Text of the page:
Is Mackmyra Svensk Whisky (STO:MACK B) Using Too Much Debt?

Some say volatility, rather than debt, is the best way to think about risk as an investor, but Warren Buffett famously said that ‘Volatility is far from synonymous with risk. It’s only natural to consider a company’s balance sheet when you examine how risky it is, since debt is often involved when a business collapses. We note that Mackmyra Svensk Whisky AB (publ) (STO:MACK B) does have debt on its balance sheet. But the more important question is: how much risk is that debt creating?

What Risk Does Debt Bring?

Debt assists a business until the business has trouble paying it off, either with new capital or with free cash flow. Part and parcel of capitalism is the process of ‘creative destruction’ where failed businesses are mercilessly liquidated by their bankers. However, a more usual (but still expensive) situation is where a company must dilute shareholders at a cheap share price simply to get debt under control. By replacing dilution, though, debt can be an extremely good tool for businesses that need capital to invest in growth at high rates of return. The first thing to do when considering how much debt a business uses is to look at its cash and debt together.

See our latest analysis for Mackmyra Svensk Whisky

What Is Mackmyra Svensk Whisky’s Debt?

As you can see below, Mackmyra Svensk Whisky had kr141.8m of debt, at June 2019, which is about the same the year before. You can click the chart for greater detail. Net debt is about the same, since the it doesn’t have much cash.

OM:MACK B Historical Debt, November 11th 2019
OM:MACK B Historical Debt, November 11th 2019

How Strong Is Mackmyra Svensk Whisky’s Balance Sheet?

According to the last reported balance sheet, Mackmyra Svensk Whisky had liabilities of kr50.6m due within 12 months, and liabilities of kr147.1m due beyond 12 months. On the other hand, it had cash of kr876.0k and kr22.2m worth of receivables due within a year. So its liabilities outweigh the sum of its cash and (near-term) receivables by kr174.7m.

This deficit casts a shadow over the kr108.0m company, like a colossus towering over mere mortals. So we definitely think shareholders need to watch this one closely. After all, Mackmyra Svensk Whisky would likely require a major re-capitalisation if it had to pay its creditors today. When analysing debt levels, the balance sheet is the obvious place to start. But it is Mackmyra Svensk Whisky’s earnings that will influence how the balance sheet holds up in the future. So when considering debt, it’s definitely worth looking at the earnings trend. Click here for an interactive snapshot.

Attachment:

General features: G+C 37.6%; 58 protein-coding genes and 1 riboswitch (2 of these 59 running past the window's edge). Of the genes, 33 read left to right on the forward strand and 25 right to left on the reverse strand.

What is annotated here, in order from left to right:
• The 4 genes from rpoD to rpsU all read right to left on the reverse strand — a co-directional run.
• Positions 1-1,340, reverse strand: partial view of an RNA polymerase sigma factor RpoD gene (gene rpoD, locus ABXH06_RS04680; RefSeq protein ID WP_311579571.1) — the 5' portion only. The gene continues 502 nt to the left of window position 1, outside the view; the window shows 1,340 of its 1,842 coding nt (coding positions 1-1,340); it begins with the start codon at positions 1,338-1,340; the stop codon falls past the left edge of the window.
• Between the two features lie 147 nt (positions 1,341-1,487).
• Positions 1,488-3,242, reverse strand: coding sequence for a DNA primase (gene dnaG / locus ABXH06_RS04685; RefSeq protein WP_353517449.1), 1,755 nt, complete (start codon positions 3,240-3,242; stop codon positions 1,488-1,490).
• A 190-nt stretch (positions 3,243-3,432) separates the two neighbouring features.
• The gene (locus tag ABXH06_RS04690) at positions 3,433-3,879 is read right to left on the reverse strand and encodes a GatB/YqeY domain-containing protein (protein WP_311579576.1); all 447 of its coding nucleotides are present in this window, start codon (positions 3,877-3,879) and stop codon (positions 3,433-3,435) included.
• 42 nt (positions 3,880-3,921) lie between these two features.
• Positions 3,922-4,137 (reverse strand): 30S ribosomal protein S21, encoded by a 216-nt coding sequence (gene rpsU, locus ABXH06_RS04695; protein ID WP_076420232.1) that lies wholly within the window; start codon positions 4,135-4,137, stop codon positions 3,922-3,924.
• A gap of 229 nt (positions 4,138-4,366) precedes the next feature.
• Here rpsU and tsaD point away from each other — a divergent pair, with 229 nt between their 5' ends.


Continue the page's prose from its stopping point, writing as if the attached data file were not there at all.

Over 12 months, Mackmyra Svensk Whisky reported revenue of kr87m, which is a gain of 2.9%, although it did not report any earnings before interest and tax. We usually like to see faster growth from unprofitable companies, but each to their own.

Caveat Emptor

Over the last twelve months Mackmyra Svensk Whisky produced an earnings before interest and tax (EBIT) loss. To be specific the EBIT loss came in at kr11m. Considering that alongside the liabilities mentioned above make us nervous about the company. We’d want to see some strong near-term improvements before getting too interested in the stock. Not least because it burned through kr13m in negative free cash flow over the last year. That means it’s on the risky side of things. For riskier companies like Mackmyra Svensk Whisky I always like to keep an eye on the long term profit and revenue trends. Fortunately, you can click to see our interactive graph of its profit, revenue, and operating cashflow.

At the end of the day, it’s often better to focus on companies that are free from net debt. You can access our special list of such companies (all with a track record of profit growth). It’s free.

We aim to bring you long-term focused research analysis driven by fundamental data. Note that our analysis may not factor in the latest price-sensitive company announcements or qualitative material.

If you spot an error that warrants correction, please contact the editor at editorial-team@simplywallst.com. This article by Simply Wall St is general in nature. It does not constitute a recommendation to buy or sell any stock, and does not take account of your objectives, or your financial situation. Simply Wall St has no position in the stocks mentioned. Thank you for reading.